Nicole Johänntgen: All my new compositions are inspired by New York. Full subways, poor and rich people everywhere. There is no line in between. All these moments are in my compositions.

What is your favorite place in New York?
Nicole Johänntgen: Very inspiring was for me to stand on top of the Brooklyn Bridge in the middle of the night.

What are you hoping to gain from your stay here in New York that you can take with you back to Switzerland?
Nicole Johänntgen: My New York stay brought me space for music, for martial arts, for inspiring friendships, and time for myself – and I will take it back as my New York experience to Switzerland.

Where can people see more of your work?
Nicole Johänntgen: I have a website and there is a blog and you can read and see my work there.
Here is the link:
You can also follow my updates on social media, such as on Facebook.

Anything else you would like to add?
Nicole Johänntgen: In life, just go for it!

We’d like to give a special thanks to Nicole for taking the time to answer our questions. This is the third interview in a series of interviews with the artists in residence. Follow the hashtag #SwissArtNYC on twitter and Instagram for more Swiss art in NYC!

This interview was first published at the Swiss Consulate New York website in May 2016. I thank the Consulate General of Switzerland in New York for doing the interview and for permission to reproduce it here.

Check out this video by Arte of my german band NICOLE JO. Showcase at Jazzahead 2016 in Bremen on April 22. Line-up: Nicole Johänntgen (saxes), Stefan Johänntgen (keys), Philipp Rehm (bass), Elmar Federkeil (drums, perc, blue point steelharp).

It’s April time here and you can discover New York in a cherry blossom costume. It is very interesting to see a million city in different clothes. Sunny – Rainy – Snowy. New York offers you plenty of wonderful happenings by everyday. In daytime I work on my symphony and in the night time I go often to concerts. I like very much the Bar 55. It is a small club where the energy rotate very fast in the room. I saw there incredible musicians already. I love the spirit of this city. New York is like huuuuge Switzerland. All countries are meeting in one city. Continue reading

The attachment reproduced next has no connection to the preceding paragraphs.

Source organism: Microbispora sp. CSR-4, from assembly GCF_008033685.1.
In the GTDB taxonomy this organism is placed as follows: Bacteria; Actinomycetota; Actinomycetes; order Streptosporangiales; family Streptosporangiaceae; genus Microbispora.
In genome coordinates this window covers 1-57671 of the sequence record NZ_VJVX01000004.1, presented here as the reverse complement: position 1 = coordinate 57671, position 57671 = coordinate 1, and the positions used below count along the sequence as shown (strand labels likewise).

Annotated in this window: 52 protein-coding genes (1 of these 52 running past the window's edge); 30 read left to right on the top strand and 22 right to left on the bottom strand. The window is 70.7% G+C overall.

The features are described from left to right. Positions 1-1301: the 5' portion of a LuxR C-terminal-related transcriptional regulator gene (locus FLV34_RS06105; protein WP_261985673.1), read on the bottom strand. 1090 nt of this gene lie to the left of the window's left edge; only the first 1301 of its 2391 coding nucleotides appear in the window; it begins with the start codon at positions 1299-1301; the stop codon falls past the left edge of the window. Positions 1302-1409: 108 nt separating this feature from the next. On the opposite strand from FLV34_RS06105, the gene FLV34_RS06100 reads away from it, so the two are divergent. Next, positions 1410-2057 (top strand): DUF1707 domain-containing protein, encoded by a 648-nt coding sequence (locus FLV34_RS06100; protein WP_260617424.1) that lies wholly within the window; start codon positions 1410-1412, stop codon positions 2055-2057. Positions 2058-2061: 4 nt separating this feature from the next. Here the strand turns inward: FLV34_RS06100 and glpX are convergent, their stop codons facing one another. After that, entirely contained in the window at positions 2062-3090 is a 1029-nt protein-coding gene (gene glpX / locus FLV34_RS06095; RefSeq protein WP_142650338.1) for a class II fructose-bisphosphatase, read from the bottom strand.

Great musicians everywhere but the most lovely powerful music I’ve heard happens in subways. Bucket drummers and soulful singers! Wow! I have been in couple of Jazzclubs. I was jamming with Seleno Clarke (George Benson produced his cd) and many more. I am inspired. My New York Symphony is influenced by the thin line between rich and poor people. Yesterday I was with Lydia Liebman (PR/daughter of famous saxophonist Dave Liebman) at the memorial celebration of Mark Murphy. It went 3 hours and there were many speachs about him and his life. Great singer Kurt Elling and 92 years old lady Sheila Jordan were performing among others. Today I will have my first indian music class with Samir Chatterjee and afterwards I live my dream to see and listen to Billy Joel! At the moment a lot of people dying! Cancer and other sickness. I pray for all love, peace and music. Time is not payable and movable! For all the time, I may spend here and meet new people, thank you!

Greetings from the big apple

Jimmy Heath 90 years old and still rocks on stage!

Yesterday night I saw sax player Jimmy Heath with in his 90th year and he played great! The show took place at Blue Note and Thelonious Monk’s son was there aswell. Now off to compose my “New York Symphony”.